Sometimes you gotta be practical!
#3381 of 10338 Re: So stipulated. . . [hpowders]
Aug 03, 2005 (3:26 pm)
agreed about the leasing benefits. Interesting comments about dealer experiences, and especially about the salesperson following up with a check for a referral. You must have really hit it off with him.
Since driving is an ongoing experience, the CONTINUED dealer relationship, most notably service, can have a pretty big effect. When I bought my beemer, I ran into one complete jerk, a sales manager in SF who lied about not having the car I wanted, even though TWO of them were on the lot at the moment, and the salesperson had tried to sell me either of them. I told myself to be mature, ignore the sales manager, and buy the car I wanted. I did buy at another dealership, over the internet to avoid the possible repeat interaction, then felt I had, for once, been more mature than I normally am.
Within 100 miles, I had a blowout, which would have to have been due to underinflation (I admit I did not bring my tire gauge with me when I picked up the car, and I drove fifty miles back home without checking even once!), or to a defective tire. In any event, the dealer wanted nothing to do with this. While they may not have been legally responsible, it was certainly a nice chance for them to make a good impression. Nonetheless, I bought a new tire myself.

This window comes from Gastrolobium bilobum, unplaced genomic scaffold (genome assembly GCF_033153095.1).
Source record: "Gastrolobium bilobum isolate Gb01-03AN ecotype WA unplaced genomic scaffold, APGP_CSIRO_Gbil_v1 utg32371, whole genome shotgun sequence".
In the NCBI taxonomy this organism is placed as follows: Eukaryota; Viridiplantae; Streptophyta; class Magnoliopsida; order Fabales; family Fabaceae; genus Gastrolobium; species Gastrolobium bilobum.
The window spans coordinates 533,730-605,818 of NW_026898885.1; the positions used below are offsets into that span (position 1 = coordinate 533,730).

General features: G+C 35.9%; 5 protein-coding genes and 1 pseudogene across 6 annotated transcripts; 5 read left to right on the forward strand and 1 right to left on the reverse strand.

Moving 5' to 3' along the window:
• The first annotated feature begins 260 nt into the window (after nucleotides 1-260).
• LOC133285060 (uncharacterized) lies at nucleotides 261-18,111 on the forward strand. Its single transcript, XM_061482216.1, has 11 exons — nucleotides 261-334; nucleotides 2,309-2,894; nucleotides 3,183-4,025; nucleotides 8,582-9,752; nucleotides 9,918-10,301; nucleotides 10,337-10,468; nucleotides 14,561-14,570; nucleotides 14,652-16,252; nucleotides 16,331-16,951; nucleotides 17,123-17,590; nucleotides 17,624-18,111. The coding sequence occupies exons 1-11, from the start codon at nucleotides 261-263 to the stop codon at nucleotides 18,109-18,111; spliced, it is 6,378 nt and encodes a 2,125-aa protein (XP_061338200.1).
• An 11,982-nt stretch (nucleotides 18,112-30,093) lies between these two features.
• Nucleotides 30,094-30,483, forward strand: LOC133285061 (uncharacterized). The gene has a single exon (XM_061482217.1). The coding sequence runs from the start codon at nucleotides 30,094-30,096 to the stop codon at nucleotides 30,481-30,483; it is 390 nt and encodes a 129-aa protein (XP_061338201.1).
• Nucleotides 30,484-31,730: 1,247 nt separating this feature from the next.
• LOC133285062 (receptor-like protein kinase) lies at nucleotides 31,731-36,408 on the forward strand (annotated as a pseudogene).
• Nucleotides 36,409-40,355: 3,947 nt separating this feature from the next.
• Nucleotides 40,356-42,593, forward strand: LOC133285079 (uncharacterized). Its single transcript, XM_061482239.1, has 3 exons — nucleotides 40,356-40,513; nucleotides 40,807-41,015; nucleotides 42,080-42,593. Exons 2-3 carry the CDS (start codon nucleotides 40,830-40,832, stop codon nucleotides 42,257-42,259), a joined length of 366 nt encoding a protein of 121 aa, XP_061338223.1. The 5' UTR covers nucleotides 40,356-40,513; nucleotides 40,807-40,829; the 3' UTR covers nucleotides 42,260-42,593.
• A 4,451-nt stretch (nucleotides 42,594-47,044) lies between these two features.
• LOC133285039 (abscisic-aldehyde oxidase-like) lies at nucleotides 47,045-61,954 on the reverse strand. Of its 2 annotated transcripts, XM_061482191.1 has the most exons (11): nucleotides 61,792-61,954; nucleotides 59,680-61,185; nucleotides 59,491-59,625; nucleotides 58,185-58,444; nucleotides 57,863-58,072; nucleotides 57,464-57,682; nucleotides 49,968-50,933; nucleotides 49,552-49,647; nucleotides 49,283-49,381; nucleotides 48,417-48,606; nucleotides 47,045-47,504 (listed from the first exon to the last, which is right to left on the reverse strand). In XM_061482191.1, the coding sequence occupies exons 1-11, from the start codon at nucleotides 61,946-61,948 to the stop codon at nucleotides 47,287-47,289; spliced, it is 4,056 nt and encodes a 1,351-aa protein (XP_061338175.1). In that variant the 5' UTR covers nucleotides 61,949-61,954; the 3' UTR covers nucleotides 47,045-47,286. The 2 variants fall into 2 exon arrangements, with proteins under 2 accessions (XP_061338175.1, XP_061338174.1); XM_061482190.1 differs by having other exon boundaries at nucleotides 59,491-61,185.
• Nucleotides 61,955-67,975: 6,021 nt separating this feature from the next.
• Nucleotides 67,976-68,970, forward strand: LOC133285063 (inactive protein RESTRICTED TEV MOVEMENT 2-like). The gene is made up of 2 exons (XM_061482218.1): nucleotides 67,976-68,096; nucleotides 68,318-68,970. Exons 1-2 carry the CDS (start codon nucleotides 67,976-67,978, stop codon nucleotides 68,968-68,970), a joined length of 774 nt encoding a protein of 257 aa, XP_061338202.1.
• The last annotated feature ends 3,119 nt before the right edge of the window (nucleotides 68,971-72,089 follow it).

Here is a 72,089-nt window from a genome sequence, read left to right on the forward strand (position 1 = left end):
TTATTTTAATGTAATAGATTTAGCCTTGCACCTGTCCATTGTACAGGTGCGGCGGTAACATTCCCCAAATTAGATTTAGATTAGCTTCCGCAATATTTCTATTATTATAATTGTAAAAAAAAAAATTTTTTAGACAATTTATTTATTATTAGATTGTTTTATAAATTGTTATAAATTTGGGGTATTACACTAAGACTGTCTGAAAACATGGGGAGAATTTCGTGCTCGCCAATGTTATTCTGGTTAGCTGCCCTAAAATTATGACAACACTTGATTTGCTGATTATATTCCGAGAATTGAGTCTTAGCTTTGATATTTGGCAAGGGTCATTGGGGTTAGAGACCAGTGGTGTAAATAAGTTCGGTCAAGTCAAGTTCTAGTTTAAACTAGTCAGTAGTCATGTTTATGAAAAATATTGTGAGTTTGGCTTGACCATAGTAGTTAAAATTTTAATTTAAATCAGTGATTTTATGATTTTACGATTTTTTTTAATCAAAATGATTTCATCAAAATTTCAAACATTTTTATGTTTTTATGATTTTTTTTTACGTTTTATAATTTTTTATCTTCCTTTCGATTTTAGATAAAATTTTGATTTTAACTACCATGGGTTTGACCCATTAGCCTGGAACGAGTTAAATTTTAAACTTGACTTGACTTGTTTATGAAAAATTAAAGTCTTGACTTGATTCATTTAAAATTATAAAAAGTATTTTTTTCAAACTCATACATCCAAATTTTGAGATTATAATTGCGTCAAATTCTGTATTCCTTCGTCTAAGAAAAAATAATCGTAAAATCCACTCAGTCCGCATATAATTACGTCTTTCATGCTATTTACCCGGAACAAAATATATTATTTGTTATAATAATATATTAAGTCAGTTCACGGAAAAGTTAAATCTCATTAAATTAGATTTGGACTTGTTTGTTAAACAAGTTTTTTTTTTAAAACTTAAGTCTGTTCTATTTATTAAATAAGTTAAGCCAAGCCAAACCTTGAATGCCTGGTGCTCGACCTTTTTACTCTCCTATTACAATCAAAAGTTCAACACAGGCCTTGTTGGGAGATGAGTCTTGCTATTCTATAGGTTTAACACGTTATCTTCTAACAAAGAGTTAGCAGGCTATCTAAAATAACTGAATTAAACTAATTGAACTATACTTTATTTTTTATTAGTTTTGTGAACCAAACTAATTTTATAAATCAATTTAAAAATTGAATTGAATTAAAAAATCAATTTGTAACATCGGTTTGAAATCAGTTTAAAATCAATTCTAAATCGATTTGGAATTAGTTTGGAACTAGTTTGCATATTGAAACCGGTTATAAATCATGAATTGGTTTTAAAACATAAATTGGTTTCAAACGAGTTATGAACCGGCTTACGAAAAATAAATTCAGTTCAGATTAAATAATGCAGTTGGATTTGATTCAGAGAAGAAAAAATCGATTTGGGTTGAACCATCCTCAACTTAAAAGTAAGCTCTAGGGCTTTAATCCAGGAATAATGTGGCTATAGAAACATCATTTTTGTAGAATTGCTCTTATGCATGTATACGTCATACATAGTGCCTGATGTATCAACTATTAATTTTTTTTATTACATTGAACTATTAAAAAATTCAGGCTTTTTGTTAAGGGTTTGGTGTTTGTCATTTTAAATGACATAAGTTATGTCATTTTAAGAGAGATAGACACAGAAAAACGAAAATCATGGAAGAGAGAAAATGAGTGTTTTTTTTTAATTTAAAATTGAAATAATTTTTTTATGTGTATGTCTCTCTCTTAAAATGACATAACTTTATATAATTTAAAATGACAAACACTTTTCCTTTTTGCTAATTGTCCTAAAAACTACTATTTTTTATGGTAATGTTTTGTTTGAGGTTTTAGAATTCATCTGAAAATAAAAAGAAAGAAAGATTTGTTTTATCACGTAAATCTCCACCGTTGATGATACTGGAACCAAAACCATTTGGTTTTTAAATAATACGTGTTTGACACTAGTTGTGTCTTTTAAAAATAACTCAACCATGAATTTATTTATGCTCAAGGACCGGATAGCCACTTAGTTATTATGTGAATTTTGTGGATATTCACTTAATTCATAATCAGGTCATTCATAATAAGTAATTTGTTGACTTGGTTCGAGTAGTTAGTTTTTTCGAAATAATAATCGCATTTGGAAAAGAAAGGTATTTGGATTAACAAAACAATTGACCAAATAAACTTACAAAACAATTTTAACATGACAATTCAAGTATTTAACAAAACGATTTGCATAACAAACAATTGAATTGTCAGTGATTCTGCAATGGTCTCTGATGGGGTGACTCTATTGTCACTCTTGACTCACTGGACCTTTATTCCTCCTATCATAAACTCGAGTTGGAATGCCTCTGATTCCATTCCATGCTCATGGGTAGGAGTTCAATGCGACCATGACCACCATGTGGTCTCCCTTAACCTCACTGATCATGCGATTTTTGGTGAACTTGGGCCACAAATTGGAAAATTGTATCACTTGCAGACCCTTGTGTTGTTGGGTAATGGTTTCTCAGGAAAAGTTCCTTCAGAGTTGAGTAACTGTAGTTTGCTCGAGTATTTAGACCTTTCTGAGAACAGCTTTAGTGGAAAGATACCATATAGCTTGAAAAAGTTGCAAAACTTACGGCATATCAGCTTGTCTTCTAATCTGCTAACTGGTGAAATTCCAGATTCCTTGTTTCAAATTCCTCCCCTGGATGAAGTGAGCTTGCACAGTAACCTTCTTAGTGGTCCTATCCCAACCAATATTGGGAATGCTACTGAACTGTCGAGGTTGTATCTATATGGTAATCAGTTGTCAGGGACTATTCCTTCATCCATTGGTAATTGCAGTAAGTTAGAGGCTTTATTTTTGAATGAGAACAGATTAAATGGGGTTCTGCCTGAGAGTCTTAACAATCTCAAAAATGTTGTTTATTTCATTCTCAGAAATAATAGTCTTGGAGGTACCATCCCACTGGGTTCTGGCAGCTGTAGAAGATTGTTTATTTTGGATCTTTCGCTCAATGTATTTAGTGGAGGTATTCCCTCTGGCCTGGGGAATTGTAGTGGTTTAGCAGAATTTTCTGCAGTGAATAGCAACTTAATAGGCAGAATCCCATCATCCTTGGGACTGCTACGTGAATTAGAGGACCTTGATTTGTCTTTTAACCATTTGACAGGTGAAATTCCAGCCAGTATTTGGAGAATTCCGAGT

For weeks I could not get the headlights to stay on for forty seconds after I left the car. Over the phone, the salesperson patiently (and then not so patiently) explained how I could turn off the car, then hit the brights lever. Although I insisted that I knew how to do this, he insisted equally fervently that I was doing it wrong. Finally, the dealer checked the car for me. Turns out they never did a presale check, which would have set the preferences so that this feature would be activated.
The third initial problem was that I had to leave the car for a three-day weekend, fifty miles from home, to have them set this silly preference that they should have set initially. And I got a Ford Fiesta to drive to a wedding.
Alright, just my initial experiences, but plenty of chances for them to do SOMETHING courteous. So nice salesperson or not, this kind of relationship can sour fairly quickly if they don't care about your happiness after you buy.
Sorry-you can all break out those fake violins now. And I won't tell how it got much worse after this. Unless you ask....
#3382 of 10338 Re: So stipulated. . . [janssen]
Aug 03, 2005 (4:33 pm)
Since all the other day people posting on Edmunds have left their day job computers and are on the way home/eating dinner(there's a sly commentary in there somewhere), I seem to be the only poster out there, so speaking for "the gang" please tell us, how much worse your experience got.
Funny how they can screw you on the service and then they beg you to give them good evaluations on the phone afterwards like their very lives depend on it. If they simply provided a humane service experience, the evaluation would easily take care of itself.
In NYC, the BMW staff all seemed to possess a phony courtesy which was so disingenuous, that it actually made me really uncomfortable.
I much prefer the Sarasota way. They are direct and to the point, talking like robots. No emotion. No small talk. Fine.
So when I met this diamond in the rough Lexus salesman talking to me like I was one of the humans, I was completely bowled over.
I really hope within the next 3 years Lexus can produce a less somnolent vehicle because I would like to give him my business.